Introduction: The primary objectives of this study were to implement a novel near-peer-facilitated case-based medical ethics curriculum intended for the audience of a large cohort of first-year medical students (n = 193) and to objectively evaluate the immediate efficacy of the curriculum based on pre- and post-session survey responses to ethical quandaries. Methods: Two near-peer-facilitated medical ethics case discussion sessions were included in the first-year curriculum during the 2017–2018 academic year. The sessions were designed and led by second-year medical student facilitators under the direction of a faculty mentor and were presented as a year-long curricular thread. First-year students were asked to complete pre- and post-session surveys with ethical questions relevant to each case and session. Students were additionally asked to measure the contribution of discussion sessions to their development as a future physician. Results: Post-session survey results showed that students had a better understanding of specific ethical issues immediately following discussion sessions (p<0.0001). Over three-quarters of students indicated that the near-peer-led medical ethics case discussions contributed somewhat or very much to their development as a future physician. Anecdotal feedback from second-year medical students also suggested that their involvement as facilitators was beneficial to their educational development. Conclusion: Near-peer-facilitated case discussions were an effective strategy for teaching medical ethics to first-year medical students with demonstrated objective improvements in ethical decision-making. Additionally, near-peer discussions of ethical cases and principles with first-year medical students aided in subjective measures of professional development.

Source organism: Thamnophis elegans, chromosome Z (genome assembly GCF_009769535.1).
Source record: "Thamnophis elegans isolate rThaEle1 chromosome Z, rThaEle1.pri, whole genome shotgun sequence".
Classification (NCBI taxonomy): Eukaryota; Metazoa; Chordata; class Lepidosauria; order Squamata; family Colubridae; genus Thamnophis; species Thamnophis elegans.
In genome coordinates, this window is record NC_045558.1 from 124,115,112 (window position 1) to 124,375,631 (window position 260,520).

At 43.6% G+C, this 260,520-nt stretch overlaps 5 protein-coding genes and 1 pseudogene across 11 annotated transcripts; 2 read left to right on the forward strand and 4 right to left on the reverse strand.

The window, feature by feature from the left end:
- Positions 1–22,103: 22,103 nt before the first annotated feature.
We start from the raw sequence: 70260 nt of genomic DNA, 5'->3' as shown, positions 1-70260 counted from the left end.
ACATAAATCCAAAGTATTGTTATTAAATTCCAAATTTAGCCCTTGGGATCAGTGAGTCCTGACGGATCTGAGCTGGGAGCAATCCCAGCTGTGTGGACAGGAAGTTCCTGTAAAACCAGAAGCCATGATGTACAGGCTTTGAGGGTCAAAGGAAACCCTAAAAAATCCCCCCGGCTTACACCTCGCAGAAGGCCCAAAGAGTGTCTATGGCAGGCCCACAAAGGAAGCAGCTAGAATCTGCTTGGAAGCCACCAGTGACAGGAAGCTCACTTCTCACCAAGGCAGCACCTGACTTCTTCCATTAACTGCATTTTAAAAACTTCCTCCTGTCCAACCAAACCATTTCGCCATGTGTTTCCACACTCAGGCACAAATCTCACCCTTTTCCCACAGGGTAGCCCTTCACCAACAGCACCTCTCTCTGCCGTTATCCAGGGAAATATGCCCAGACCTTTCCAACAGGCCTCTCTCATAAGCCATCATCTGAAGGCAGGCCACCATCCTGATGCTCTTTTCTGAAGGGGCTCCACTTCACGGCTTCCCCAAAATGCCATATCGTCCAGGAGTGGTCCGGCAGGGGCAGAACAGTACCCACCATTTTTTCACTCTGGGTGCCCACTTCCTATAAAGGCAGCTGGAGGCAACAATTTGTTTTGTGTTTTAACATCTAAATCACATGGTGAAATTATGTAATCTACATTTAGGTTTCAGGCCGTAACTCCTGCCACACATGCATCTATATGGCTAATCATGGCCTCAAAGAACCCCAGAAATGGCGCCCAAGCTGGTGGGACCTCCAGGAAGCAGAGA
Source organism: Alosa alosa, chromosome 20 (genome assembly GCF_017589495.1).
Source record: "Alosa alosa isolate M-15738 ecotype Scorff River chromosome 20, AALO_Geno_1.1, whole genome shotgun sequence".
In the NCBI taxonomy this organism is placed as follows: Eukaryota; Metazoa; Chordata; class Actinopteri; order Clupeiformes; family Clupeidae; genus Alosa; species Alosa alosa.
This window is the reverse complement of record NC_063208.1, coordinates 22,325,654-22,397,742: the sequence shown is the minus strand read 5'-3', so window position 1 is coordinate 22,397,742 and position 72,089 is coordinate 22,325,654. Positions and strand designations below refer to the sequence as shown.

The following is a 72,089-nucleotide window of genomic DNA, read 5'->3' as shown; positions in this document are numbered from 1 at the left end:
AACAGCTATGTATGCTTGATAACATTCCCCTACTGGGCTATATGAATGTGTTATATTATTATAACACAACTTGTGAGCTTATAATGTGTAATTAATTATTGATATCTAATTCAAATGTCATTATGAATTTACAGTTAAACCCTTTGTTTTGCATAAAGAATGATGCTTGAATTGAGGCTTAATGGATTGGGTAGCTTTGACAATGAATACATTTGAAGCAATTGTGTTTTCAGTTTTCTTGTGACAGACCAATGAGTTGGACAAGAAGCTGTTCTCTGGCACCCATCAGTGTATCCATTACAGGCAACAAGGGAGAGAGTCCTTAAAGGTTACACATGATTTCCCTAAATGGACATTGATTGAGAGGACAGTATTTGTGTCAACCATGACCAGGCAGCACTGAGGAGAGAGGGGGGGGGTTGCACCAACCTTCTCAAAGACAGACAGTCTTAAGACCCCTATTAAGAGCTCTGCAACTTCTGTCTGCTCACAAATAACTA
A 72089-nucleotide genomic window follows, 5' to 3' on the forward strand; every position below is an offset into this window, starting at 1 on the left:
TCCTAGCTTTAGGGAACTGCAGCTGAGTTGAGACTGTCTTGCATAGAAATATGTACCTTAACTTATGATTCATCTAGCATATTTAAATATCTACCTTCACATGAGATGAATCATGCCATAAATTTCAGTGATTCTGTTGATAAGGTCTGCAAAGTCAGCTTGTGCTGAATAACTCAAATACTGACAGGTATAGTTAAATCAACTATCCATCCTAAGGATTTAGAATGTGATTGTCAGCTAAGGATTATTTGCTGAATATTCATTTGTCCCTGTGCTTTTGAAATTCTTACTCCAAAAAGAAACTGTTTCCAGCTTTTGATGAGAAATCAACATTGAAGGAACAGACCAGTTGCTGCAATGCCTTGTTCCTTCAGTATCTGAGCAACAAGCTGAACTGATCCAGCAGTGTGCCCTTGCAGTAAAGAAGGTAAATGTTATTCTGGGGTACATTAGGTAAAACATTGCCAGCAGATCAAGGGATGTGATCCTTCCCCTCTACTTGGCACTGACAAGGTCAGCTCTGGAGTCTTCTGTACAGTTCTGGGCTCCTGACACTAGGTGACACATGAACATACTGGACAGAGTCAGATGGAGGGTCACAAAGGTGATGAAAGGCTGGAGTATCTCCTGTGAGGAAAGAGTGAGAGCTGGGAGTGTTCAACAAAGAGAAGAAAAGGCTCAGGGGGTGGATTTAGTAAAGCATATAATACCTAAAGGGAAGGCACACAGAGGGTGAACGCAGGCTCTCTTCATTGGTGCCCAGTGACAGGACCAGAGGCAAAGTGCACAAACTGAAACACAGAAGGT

- Medical ethics education, Bioethics, Medical school curriculum, Near-peer learning, Case-based learning, Student satisfaction
ASJC Scopus subject areas
- Medicine (miscellaneous)